Conditions commonly MISPERCEIVED by doctors as contraindications (i.e., vaccination may be administered under these conditions)
◾Family history of seizures
◾Family history of sudden infant death syndrome
◾Family history of an adverse event after DTP or DTaP administration
◾Stable neurologic conditions (e.g., cerebral palsy, well-controlled seizures, or developmental delay)
◾Preterm birth (hepatitis B vaccine is an exception in certain circumstances)†
◾Recent exposure to an infectious disease
◾History of penicillin allergy, other nonvaccine allergies, relatives with allergies, or receiving allergen extract immunotherapy
◾Fever of <105°F (<40.5°C), fussiness or mild drowsiness after a previous dose of DTP/DTaP
◾Fever of ≥105°F (≥40.5°C) for <48 hours after vaccination with a previous dose of DTP or DTaP
◾Collapse or shock-like state (i.e., hypotonic hyporesponsive episode) within 48 hours after receiving a previous dose of DTP/DTaP
◾Seizure 3 hours within 48 hours after receiving a previous dose of DTP/DTaP
◾History of extensive limb swelling after DTP/DTaP/Td that is not an arthus-type reaction
◾Mild acute illness with or without fever
◾Mild-to-moderate local reaction (i.e., swelling, redness, soreness); low-grade or moderate fever after previous dose
◾Lack of previous physical examination in well-appearing person
◾Current antimicrobial therapy*
◾Convalescent phase of illness
◾Stable neurologic disorder
◾History of brachial neuritis
◾Latex allergy that is not anaphylactic
◾Immunosuppression (2, table 7)
Clearly, these tables are shocking. And quite frankly, any sort of critical thinking has been taken right out of the hands of the doctor. This is obviously how ‘paraprofessionals’ like pharmacists have been encouraged to act as vaccinators; it requires no thinking at all. And of course, as for doctors, there is no culpability if the recipient is harmed. A paraprofessional can just follow the schedule because it is highly unlikely that he will be seeing a person with a true contraindication. And if he is, it won’t matter since there is no liability for vaccine injury.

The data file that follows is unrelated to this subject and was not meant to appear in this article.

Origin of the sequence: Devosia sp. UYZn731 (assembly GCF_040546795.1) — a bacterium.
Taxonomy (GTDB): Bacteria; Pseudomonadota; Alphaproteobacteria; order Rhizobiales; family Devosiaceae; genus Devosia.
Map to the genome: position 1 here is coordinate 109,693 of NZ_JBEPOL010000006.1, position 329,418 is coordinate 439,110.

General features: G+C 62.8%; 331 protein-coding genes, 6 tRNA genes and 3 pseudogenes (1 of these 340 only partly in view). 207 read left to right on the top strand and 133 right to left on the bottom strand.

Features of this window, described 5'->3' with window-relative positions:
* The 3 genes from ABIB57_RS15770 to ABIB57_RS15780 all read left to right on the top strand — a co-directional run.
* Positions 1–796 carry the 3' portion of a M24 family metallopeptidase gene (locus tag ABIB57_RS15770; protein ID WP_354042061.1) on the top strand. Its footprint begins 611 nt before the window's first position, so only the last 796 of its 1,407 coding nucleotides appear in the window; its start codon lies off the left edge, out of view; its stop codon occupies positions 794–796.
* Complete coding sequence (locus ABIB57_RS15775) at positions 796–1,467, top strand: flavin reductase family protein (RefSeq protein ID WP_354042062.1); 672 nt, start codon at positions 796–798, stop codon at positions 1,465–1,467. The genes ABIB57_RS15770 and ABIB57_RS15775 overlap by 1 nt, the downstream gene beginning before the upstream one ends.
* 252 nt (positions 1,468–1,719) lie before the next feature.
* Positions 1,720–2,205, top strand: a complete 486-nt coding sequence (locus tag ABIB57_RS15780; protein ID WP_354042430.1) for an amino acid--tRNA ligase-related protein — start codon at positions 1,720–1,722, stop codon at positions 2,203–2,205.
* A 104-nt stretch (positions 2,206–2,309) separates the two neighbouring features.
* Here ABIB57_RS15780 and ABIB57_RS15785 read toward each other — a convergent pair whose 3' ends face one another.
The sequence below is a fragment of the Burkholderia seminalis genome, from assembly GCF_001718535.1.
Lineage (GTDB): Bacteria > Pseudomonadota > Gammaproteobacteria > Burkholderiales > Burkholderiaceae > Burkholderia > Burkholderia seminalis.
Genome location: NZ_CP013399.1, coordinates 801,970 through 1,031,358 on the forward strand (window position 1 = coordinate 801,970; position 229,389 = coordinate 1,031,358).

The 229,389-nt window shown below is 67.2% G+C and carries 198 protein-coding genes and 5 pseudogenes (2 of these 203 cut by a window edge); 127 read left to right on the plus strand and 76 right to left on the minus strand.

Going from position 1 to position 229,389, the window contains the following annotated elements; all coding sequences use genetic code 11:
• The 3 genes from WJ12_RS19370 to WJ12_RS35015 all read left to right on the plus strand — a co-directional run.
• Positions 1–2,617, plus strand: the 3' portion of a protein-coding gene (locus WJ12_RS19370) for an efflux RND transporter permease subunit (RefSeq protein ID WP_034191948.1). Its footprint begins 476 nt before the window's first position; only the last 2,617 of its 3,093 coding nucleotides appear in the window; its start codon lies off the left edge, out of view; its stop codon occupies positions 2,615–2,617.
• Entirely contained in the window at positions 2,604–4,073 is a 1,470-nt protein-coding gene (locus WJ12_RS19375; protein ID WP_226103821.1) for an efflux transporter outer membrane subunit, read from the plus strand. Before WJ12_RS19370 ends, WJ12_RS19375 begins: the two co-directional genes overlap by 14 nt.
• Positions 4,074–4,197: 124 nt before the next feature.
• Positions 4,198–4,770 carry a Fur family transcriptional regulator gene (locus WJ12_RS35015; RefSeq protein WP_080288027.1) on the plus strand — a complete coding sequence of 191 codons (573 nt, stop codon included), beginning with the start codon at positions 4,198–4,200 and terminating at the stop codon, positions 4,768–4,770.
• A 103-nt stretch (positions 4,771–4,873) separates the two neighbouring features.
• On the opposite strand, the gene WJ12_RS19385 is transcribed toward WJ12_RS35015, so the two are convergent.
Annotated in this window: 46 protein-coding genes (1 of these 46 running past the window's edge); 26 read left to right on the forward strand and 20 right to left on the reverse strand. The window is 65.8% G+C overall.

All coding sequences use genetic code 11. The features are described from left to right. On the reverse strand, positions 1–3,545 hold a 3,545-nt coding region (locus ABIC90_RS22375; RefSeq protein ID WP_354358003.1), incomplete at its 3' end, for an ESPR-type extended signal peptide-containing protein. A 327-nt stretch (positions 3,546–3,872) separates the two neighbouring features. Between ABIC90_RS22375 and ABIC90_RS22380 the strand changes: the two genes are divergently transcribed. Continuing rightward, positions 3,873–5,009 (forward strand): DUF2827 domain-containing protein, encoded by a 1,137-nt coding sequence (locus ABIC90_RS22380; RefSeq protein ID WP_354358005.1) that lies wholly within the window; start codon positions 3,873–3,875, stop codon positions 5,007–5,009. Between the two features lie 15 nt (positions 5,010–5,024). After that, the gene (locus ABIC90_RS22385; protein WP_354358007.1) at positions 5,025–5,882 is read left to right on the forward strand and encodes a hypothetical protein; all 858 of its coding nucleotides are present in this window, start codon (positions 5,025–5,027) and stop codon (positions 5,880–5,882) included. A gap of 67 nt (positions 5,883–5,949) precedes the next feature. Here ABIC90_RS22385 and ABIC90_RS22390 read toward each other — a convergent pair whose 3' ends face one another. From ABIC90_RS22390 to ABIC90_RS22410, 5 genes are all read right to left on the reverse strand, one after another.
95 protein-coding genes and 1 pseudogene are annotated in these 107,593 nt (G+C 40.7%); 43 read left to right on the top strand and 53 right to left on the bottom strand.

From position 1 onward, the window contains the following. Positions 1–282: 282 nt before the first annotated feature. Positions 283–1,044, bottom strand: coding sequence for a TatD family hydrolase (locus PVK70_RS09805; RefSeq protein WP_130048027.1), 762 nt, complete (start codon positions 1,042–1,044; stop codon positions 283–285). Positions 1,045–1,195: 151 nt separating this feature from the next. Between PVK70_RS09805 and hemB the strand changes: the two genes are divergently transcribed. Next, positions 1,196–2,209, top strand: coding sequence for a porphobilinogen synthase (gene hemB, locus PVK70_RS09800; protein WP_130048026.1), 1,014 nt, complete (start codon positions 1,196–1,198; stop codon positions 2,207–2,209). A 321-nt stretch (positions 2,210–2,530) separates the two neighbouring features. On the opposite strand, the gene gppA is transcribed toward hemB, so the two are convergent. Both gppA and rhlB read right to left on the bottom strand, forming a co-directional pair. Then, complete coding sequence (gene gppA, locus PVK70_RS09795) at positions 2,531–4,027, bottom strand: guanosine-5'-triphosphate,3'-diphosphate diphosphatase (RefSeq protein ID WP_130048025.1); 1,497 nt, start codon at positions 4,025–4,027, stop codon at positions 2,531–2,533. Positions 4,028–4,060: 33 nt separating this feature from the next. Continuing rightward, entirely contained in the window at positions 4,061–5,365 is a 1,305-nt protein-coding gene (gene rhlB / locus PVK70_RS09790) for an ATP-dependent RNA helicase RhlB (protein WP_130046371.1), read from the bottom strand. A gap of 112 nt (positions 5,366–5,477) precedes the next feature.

I wanted to point out one more tidbit I learned in my research regarding adverse events following vaccination. Clearly, contraindications for vaccination are partly determined by adverse event. I find it strange that autism was once listed as an adverse event, but now it is not. I have not seen leukemia listed as an adverse event, though just by its association with the immune system, one would think enough incidences would be reported to show up. Read the following statement regarding adverse event reporting carefully. “Manufacturers are required to report all adverse events that occur after vaccination to VAERS, whereas health-care providers are required to report events that appear in the reportable events table on the VAERS website at (3).” Yes, go take a look at that table. It won’t take long, its very, very short. In other words, physicians are given a set of mandatory reportable events. If that event is not on the table, then it may not be reported. And that, my friends, is a really effective way to take autism (and leukemia, and diabetes and lupus . . . ) right off the list of adverse events by vaccination.
Partial listing of reportable events following vaccination
The conclusion, then, begs the question, if there is almost no illness or disease that is is contraindicated for vaccination, what does this mean for a medical exemption? It becomes nearly impossible to attain, if the state so chooses to actually enforce the true contraindications for each vaccine individually. And during a hearing in Oregon recently, politicians warned they would be cracking down on doctors regarding following true contraindications.
Fight. Fight hard for your rights to maintain current exemption laws. Even with attempts to expand medical exemptions, your kids are not likely to be sick enough to escape further harm.